Sartre’s Spirit World

Culture Death Duty Ethics Freedom Humor Philosophy World

Wry Catcher’s question whether the notion of spirit world addiction reminded me of Jean Paul Sartre’s Les Jeux Sont Faits, which is particularly interesting to Mormons because Sartre’s description of the afterlife happens to coincide with commonly held notions of the spirit world.

Les Jeux Sont Faits is a wonderful drama by Jean Paul Sartre about two lovers who were destined for each other but fate failed to connect them. Meeting as spirits, the lovers file a customer complaint and the “system” affords them a second shot at life.

I won’t spoil the plot but you can imagine how irritated their murderers will be at the victims’ return.

The drama includes wonderful cameos of smokers, philanderers, and conspirators in the afterlife. It’s a great play that introduces you to the existentialist take on the human condition.

The English translation, The Chips Are Down, appears to be out of print but if you can get your hands on an old copy in your local library or on the Internet, it’s worth your while whether you are a faithful or cultural Mormon.

2 thoughts on “Sartre’s Spirit World

  1. I had to click on the link to wry’s post to understand what you were referring to Hellmut.

    Now I get it.

    I haven’t read that book/play but it sounds interesting. And it sounds like quintessential (sp) Sartre.

    I think addiction is an incredibly sad and horrible thing that tears apart people and their families. I believe that addiction is a disease, like high blood pressure or thyroid problems. It’s more complicated than that, because there are some choices involved. But there are choices involved in treating high blood pressure and thyroid problems as well.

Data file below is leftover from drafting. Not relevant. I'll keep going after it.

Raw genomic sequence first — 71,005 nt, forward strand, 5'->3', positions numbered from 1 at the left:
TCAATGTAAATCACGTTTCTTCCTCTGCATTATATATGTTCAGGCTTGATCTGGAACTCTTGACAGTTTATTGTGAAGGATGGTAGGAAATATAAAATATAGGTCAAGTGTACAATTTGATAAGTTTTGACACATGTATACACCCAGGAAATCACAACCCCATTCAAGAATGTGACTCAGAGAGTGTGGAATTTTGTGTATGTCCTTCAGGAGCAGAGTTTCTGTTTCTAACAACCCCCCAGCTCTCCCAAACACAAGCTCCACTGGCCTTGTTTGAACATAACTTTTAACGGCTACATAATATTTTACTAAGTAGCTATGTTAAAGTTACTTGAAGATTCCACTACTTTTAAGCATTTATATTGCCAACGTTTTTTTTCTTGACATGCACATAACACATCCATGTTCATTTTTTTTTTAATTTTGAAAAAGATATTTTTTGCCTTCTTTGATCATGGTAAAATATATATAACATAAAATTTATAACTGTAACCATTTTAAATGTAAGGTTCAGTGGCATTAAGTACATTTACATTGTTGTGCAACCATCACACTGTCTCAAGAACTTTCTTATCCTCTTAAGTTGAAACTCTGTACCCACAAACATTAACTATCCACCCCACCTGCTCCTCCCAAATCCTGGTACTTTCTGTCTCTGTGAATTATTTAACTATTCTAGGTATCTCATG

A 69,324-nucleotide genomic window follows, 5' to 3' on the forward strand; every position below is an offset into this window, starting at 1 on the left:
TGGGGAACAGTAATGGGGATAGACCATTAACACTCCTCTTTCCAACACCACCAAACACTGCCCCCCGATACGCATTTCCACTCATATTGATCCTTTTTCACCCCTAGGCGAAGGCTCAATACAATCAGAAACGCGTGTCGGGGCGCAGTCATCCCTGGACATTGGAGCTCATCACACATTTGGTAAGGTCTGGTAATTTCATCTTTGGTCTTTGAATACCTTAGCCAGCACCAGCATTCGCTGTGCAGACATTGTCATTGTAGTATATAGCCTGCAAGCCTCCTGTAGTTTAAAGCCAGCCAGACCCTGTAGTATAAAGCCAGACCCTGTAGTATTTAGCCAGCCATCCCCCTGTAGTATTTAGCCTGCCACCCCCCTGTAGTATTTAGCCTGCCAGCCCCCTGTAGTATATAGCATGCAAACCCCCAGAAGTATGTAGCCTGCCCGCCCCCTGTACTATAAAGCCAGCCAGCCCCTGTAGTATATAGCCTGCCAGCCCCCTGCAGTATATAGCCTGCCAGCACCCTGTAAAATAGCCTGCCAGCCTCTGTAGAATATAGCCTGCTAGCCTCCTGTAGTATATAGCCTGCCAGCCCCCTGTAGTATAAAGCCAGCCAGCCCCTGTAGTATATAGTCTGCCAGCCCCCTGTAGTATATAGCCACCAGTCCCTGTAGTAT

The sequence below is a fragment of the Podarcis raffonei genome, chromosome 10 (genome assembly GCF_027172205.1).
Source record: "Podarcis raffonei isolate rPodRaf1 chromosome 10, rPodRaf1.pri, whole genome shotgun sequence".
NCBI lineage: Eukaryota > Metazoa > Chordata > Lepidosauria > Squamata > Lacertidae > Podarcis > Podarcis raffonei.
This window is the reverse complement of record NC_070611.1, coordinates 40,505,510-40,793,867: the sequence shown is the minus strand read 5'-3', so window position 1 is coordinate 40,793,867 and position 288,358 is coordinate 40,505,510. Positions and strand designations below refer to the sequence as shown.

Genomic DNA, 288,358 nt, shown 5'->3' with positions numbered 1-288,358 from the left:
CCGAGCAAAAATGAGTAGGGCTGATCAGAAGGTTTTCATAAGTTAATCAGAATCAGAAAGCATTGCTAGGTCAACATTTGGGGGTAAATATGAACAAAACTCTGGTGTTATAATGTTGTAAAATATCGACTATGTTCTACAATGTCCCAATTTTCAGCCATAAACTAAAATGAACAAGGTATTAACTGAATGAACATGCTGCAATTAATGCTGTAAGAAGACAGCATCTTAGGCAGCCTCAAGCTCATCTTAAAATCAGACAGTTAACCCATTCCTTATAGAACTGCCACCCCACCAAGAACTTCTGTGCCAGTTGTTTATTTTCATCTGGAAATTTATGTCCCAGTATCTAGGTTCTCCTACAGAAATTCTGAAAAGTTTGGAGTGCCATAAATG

I think a great deal changed in our culture when we started thinking about addiction as an illness instead of a moral failing. About something we can control – or that someone could stop “if they just wanted to”.

    I don’t know what purpose such (IMO) cruel statements to that family at the funeral would serve. Moral superiority?

    Suicide is always tragic. If nothing else, sad for those who are left behind, left wondering how to move forward.

    This would also be a great example of LDS doctrinal debates. Another reason to have some of this “doctrine” be reviewed and go through a process to update, clarify and dispel. To repudiate these kinds of doctrines that are actually quite hurtful and hard for some members to understand.

  2. Thanks, Aerin!

    I remember that during the seventies, the notion that Mormonism dispelled with the magical aspects of religion was quite popular among the members.

    I think that is one reason why people find it attractive to imagine that a personality does not really change with death.

    On the other hand, there are many people who deal with death by taking solace that the deceased no longer suffer.

    Since ‘the’ Mormon view of constant personalities contradicts the end of suffering, there is a price for a greater degree of realism.

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